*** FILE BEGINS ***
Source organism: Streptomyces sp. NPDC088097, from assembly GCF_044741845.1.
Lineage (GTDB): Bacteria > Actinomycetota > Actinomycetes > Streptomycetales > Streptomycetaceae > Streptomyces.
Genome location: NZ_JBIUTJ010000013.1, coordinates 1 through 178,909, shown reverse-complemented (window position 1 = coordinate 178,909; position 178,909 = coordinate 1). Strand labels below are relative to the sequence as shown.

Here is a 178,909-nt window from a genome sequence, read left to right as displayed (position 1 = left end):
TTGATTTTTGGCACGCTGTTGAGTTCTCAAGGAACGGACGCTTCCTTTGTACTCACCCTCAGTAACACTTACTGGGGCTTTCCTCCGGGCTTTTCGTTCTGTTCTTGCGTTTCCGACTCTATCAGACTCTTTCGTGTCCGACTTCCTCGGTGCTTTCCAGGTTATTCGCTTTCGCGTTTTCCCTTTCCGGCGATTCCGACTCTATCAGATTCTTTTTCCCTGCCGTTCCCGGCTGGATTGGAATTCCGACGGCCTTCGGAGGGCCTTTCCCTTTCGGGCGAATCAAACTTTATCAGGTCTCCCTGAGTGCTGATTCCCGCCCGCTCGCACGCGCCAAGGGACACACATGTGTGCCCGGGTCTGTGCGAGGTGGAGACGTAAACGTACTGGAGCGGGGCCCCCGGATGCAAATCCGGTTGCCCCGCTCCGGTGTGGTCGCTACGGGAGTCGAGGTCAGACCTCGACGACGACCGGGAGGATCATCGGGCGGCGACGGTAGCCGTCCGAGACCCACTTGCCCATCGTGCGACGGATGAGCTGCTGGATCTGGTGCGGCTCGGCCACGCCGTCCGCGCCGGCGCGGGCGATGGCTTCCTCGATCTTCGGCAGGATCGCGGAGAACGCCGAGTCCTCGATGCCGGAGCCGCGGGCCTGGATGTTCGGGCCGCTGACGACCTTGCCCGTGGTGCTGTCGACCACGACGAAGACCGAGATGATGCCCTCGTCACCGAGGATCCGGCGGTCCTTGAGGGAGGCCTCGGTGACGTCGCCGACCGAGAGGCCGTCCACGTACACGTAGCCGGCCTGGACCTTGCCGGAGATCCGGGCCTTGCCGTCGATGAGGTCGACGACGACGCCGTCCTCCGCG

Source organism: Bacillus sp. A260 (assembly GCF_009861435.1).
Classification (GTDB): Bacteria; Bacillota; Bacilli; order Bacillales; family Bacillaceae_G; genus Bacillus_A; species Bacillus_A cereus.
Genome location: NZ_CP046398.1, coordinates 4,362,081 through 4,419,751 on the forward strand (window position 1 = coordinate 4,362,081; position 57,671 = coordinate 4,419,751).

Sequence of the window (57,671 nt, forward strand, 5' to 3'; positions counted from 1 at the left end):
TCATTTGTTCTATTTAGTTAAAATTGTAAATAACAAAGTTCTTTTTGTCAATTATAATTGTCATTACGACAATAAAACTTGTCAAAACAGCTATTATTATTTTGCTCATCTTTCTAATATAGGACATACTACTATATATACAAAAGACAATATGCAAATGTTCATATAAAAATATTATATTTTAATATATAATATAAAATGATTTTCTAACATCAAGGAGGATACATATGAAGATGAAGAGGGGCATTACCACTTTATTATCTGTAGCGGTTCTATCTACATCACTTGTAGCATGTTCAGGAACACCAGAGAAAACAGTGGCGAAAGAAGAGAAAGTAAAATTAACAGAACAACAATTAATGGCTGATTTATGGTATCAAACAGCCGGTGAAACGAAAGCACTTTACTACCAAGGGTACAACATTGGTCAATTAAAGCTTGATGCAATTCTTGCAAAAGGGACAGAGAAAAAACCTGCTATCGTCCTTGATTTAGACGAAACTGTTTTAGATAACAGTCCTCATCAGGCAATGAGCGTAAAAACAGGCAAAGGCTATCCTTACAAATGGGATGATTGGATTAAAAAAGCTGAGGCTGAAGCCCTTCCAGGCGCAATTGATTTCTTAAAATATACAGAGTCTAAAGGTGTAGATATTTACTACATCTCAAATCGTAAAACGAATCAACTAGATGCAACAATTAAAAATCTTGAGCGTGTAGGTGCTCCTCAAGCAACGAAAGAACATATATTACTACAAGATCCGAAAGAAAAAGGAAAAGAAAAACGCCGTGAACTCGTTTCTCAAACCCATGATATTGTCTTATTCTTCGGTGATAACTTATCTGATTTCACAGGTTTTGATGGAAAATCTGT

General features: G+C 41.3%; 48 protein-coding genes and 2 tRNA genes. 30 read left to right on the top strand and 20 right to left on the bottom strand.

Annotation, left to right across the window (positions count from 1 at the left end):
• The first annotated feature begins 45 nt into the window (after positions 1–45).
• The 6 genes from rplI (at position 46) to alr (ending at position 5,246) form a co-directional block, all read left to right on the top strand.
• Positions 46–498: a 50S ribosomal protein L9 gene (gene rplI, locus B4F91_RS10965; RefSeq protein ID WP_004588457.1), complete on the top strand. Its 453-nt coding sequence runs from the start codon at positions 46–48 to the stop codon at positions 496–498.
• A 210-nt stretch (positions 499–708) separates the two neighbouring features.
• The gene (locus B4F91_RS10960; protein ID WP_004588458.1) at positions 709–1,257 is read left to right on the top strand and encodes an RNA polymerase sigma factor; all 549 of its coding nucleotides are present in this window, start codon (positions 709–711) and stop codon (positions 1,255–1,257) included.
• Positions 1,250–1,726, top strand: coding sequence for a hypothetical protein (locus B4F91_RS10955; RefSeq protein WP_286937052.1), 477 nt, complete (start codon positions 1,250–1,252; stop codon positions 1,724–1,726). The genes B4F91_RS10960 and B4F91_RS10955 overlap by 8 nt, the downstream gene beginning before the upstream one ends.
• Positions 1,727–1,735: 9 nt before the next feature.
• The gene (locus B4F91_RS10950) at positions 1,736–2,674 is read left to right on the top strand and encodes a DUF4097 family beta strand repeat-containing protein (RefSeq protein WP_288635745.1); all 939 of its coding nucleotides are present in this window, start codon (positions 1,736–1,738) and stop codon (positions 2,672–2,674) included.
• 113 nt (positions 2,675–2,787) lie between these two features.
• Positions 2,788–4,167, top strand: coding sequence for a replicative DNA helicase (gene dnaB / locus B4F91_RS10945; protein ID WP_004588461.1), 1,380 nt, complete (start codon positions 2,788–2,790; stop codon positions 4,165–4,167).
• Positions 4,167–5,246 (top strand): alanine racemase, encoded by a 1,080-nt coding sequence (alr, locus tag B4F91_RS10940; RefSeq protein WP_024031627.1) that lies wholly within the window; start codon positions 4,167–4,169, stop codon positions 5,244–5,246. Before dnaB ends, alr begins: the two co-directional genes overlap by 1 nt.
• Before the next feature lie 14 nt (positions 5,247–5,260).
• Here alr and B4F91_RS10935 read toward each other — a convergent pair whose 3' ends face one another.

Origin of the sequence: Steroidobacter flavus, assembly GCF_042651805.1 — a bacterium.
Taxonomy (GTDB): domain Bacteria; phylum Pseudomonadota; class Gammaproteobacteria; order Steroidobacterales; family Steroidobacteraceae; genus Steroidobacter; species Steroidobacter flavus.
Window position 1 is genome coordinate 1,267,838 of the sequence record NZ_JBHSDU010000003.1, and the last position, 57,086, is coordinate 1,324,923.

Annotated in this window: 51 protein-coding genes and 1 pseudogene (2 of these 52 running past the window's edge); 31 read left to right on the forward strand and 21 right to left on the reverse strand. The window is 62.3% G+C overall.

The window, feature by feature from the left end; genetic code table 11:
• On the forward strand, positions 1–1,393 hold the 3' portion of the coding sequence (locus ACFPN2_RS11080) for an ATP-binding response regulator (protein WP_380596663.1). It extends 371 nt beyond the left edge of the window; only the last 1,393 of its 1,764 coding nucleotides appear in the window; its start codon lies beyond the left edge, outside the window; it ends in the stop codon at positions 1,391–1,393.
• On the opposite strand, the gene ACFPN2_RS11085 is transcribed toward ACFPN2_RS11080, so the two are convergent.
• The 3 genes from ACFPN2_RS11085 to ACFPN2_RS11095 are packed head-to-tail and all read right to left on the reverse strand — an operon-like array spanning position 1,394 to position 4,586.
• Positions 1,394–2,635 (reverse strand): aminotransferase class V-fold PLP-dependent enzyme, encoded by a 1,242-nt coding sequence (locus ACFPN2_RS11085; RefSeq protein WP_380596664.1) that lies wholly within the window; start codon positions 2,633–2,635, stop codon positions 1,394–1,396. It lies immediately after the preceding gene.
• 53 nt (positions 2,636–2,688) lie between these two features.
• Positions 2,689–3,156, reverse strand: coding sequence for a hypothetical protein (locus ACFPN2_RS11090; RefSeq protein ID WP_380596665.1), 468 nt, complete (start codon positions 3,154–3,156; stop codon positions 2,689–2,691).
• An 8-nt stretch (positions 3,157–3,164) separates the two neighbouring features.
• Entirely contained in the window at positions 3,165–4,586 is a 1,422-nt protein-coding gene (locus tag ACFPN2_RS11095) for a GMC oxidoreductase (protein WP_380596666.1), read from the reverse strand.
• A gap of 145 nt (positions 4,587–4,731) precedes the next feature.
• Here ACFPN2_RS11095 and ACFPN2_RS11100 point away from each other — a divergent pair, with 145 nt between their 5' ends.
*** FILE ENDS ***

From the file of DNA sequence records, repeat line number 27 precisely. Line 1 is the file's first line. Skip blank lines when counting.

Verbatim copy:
Taxonomy (GTDB): domain Bacteria; phylum Pseudomonadota; class Gammaproteobacteria; order Steroidobacterales; family Steroidobacteraceae; genus Steroidobacter; species Steroidobacter flavus.